* Birthdate: 7/29/1991
* Height: 6'2"
* Weight: 195 lbs.
* Bats: Right
* Throws: Right
* Scout's report filed: 3/26/10
Fastball: Cisco clocks in regularly at 89-91 mph. He'll occasionally touch 92 mph.
Fastball movement: It's not quite average movement, but when it's down in the zone, there's some sink and there will sometimes be some tailing life to the inner half to right-handed hitters.
Curve: He throws it 77-78 mph and it's an average to above-average pitch now.
Changeup: He's shown an average changeup in the past.
Control: He has outstanding command and an advanced feel for pitching.
Poise: He's got terrific mound presence.
Physical Description: Likely shorter than what's listed officially, Cisco is a fairly physically mature right-hander. In terms of body type, some have said he's a smaller version of Josh Beckett.
Medical Update: Healthy.
Strengths: Chance to have three at least average pitches, all of which play up because of his command and outstanding feel for pitching. Professional bloodlines don't hurt, either.
Weaknesses: He's not that tall, and he's physically mature, meaning he doesn't have a ton of upside.
Summary: With a grandfather who pitched then coached for years (Galen) in the big leagues, and several other family members who've been involved in the game, there's no doubt Cisco has serious bloodlines. He also has a very advanced understanding of how to pitch, not surprising considering his family. He commands a good three-pitch mix extremely well and has a good, clean delivery he repeats well. He's physically mature and doesn't have the size and upside some look for in prep pitchers, but his feel for pitching and his family tree should create plenty of discussion when the Draft rolls around.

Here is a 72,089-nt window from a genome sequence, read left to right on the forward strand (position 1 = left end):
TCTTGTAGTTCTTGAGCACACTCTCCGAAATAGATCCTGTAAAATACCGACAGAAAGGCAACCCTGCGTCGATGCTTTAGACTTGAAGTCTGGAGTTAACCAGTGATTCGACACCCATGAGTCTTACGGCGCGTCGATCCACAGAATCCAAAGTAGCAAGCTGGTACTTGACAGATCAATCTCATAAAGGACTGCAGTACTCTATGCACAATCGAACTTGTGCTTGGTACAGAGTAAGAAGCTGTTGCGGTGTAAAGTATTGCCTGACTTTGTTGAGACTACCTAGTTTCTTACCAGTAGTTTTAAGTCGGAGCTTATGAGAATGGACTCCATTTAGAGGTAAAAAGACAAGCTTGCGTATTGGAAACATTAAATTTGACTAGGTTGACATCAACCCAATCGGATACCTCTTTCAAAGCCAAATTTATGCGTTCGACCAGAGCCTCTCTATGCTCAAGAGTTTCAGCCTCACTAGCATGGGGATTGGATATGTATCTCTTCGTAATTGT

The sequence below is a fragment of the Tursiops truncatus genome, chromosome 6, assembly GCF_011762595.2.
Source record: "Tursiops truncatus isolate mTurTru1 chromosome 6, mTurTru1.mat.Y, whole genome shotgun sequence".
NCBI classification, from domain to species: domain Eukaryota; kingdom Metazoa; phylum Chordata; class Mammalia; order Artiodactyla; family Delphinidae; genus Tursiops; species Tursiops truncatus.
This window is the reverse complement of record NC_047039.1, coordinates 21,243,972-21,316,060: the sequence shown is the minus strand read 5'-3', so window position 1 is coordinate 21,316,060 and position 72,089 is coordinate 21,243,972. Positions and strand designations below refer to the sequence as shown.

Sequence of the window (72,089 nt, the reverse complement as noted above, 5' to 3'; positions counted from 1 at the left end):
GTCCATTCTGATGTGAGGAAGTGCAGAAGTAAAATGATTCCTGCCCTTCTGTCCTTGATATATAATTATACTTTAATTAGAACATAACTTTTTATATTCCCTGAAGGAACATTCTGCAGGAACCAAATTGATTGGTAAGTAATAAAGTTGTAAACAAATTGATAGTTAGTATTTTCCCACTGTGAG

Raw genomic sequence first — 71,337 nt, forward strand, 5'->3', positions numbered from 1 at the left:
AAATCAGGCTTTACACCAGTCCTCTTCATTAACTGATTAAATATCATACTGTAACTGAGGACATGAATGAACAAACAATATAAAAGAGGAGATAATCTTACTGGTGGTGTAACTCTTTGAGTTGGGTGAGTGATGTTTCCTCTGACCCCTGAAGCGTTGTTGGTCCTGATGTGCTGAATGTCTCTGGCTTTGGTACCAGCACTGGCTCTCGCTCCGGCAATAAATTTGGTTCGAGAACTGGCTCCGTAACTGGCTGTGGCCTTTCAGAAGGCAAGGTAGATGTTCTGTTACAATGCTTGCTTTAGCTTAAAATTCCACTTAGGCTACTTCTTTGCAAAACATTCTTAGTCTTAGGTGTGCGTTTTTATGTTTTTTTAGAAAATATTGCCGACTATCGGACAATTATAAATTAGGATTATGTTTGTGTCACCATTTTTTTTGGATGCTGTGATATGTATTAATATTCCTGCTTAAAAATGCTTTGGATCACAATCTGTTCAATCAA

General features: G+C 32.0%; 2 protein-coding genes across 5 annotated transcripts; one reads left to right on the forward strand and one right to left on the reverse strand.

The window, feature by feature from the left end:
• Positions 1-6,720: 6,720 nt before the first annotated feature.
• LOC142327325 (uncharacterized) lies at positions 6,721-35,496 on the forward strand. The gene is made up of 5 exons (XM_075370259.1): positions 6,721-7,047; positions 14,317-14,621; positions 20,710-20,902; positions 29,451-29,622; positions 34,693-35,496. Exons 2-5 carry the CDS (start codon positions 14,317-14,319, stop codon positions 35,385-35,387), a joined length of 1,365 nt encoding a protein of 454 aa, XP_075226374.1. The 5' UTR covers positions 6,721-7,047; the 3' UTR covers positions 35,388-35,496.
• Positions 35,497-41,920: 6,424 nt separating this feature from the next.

Rule 4 Report:
Cisco is nearly maxed out, but he should naturally add more strength as he matures and tightens his physique. He has the broad, durable body type and compact, repeatable delivery suited to handle a starting pitcher’s workload. He also shows solid body control and fielding actions. Conditioning maintenance should not become a problem.
Cisco’s delivery is smooth and simple, bearing strong resemblance to that of brother Mike, a 36th-round draft pick of the Phillies in 2008. He gets a full circular arm swing before he reaches his mid-three-quarters release point, but he will raise his arm slot slightly when throwing his curveball. At the top of his break, his elbows never get higher than his shoulders, minimizing hyperabduction (i.e. rotator cuff and labrum wear). Cisco throws with little effort, using a strong lower half and good hip-shoulder separation to generate low-90s velocity throughout the duration of the game. He throws across his body slightly before finishing his motion with a centered glove-side elbow over a bent plant leg. He wheels his pitching arm-side leg around too far, however, landing him in an awkward fielding position.
Cisco sits in the 88-91 mph range with his fastball, and he can touch 92 in the early innings. The pitch gets cut and run, and he exhibits the confidence and command to throw it to both halves of the plate. Cisco also spots a 74-76 curveball well, which he is comfortable throwing in any count. Although the offering varies in shape, the pitch gets solid rotation and average depth when it’s on, and he can throw it for a strike or bury it as a chase pitch. With as good of a feel for a changeup as one could expect from a high-schooler, Cisco shows good arm speed and gets occasional fade on the potential plus pitch, which ranges from 75-78.
With an advanced feel for pitching beyond his years, Cisco could be the most polished arm in this year’s prep class. His present pitchability reveals his big-league bloodlines, with grandfather Galen having pitched parts of seven seasons in the major leagues and brother Mike currently working in the upper levels of the Phillies organization. His physical maturity limits his upside, but he offers a higher floor because of his pitching acumen and sound delivery. Cisco is similar to Jeff Suppan and has a chance to become a middle-of-the-rotation workhorse if he can maintain his present velocity.
Jessie Burkhart 7-22-10
PNR Scouting Video:Quote:
Extremely-polished HS arm, 87-91 mph fastball with plus command, plus feel for three big-league pitches